It wasn’t long ago when an attractive sign and graphics, some demos and some great team were all that was needed to have a successful trade show exhibit.
We now live in a different world with advanced technology and an app for everything, and so trade show attendees have a whole new set of expectations. They want easy navigation, dynamic content and to be in charge of their own learning experience – the bar for capturing their attention just got much higher.
According to a recent study by Oxford University, trade show marketing can result in an average of 4x return on investment for exhibitors. Combine this with figures showing that 40% of trade show prospects become customers after a face-to-face interaction and it seems a no brainer but to go and exhibit. However, when your competitors are also vying for your customers’ attention, and all in the span of a few days, this can be difficult to achieve.
Staying memorable for prospects who may want to know more and weigh up their options is tough, especially as many will forget you even exist once they return home.
LinkedIn dialogue can help with this and improve your trade show marketing ROI.
Priming your audience is a key conference technique and is often underused and underrated. First, compile a list of your competitors at the show to help you weigh up your competition and their marketing messages. LinkedIn is a great tool to gather sales intelligence like this. You can use this data to create your own trade show marketing strategy such as competing on price or highlighting a unique feature. Getting to know the competition is always a great way of putting your best foot forward.
Next get a list of those attendees who have registered and use your LinkedIn contacts to connect with key people head of the show. For your very best prospective customers, try sending personalised messages to introduce yourself and let them know you’ll be exhibiting.
Follow this by contacting other businesses and people that you’re unsure about but may be useful for your next wave of contact requests. This is also a great time to get a mention or to get introduced by mutual LinkedIn connections. Think about connecting with those influencers at a tradeshow too – the speakers, the event planners and reps, maybe industry non-profits. Non-sales related networking can open many doors, even if it’s a re-post from someone that all of your prospects know and value.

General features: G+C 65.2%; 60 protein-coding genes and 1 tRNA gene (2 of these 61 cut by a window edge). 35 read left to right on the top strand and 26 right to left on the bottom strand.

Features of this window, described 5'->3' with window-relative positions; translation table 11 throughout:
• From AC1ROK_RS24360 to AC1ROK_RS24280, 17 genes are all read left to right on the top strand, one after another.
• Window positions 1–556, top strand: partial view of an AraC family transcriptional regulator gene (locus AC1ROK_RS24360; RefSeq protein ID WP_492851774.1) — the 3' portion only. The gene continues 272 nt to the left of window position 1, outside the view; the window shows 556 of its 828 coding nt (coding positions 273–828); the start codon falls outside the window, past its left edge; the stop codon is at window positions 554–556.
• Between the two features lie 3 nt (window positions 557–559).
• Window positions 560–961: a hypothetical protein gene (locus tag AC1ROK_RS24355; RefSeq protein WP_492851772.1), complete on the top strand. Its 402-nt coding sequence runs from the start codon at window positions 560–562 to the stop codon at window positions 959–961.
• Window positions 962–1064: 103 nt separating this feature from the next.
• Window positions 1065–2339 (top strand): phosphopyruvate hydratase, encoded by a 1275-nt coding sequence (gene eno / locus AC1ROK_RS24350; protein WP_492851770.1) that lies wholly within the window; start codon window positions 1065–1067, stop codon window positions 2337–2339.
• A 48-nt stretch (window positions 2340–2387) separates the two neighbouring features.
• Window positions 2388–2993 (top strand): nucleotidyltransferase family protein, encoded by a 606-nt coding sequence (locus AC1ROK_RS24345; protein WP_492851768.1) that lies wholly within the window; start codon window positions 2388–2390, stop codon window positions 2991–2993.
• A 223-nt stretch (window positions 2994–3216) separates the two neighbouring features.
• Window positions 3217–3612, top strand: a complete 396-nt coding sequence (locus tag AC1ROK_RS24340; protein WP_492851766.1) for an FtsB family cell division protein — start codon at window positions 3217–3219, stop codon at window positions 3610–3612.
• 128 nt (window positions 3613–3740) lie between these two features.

Once you’ve connected, you need to request a quick meeting at the show – it sounds daunting but many, many opportunities are lost at this stage if you don’t pencil a time in – people don’t want to be waiting around a show for you to finish talking to someone else. Make sure you both get the invite in your diaries.
Finally, pre-event, it’s really useful to find and connect with all your new prospects across your social media channels – this will come in very useful on the day.
At the event
You now need to use all your social media channels to the max – LinkedIn, Twitter, Facebook, and Instagram. Live Posts are great to capture onlookers – remember to always use pictures and videos, plus the event hashtag to increase your reach. Continually monitor the event hashtag on all channels so you can comment on and reply to activity from attendees to help spread your marketing messages.
Remember the content on your stall is also key to attract attendees – they don’t want static content, they want to play a new game, design something, compete in a cool way, learn about themselves, engage in a social media dialogue or put on a headset to be transported to a new place.
Try having iPads on your stand with a lead-capture app. This makes it easy for people to sign up to your list and for you to gather data and access.
The most important step in trade show marketing is post event – to follow up on all of your leads in the next 48 hours. For any new prospects you met at the show, connect up with them on LinkedIn, referencing the trade show. Remember to personalise your follow-ups based on what you discussed at the show to help build a strong rapport with your leads.
Spend time sorting and curating the content you have from the show and posting the best quality images, videos, and discussions from the conference whilst tagging those you met. Capturing people’s attention will position you better for future opportunities. Using inbound event-triggered techniques should help you increase your response rate.
By doing all of these steps, you should now have a solid network of attendees who you can continue to connect with and use for your future trade show marketing strategies whilst hopefully seeing an improved trade show ROI.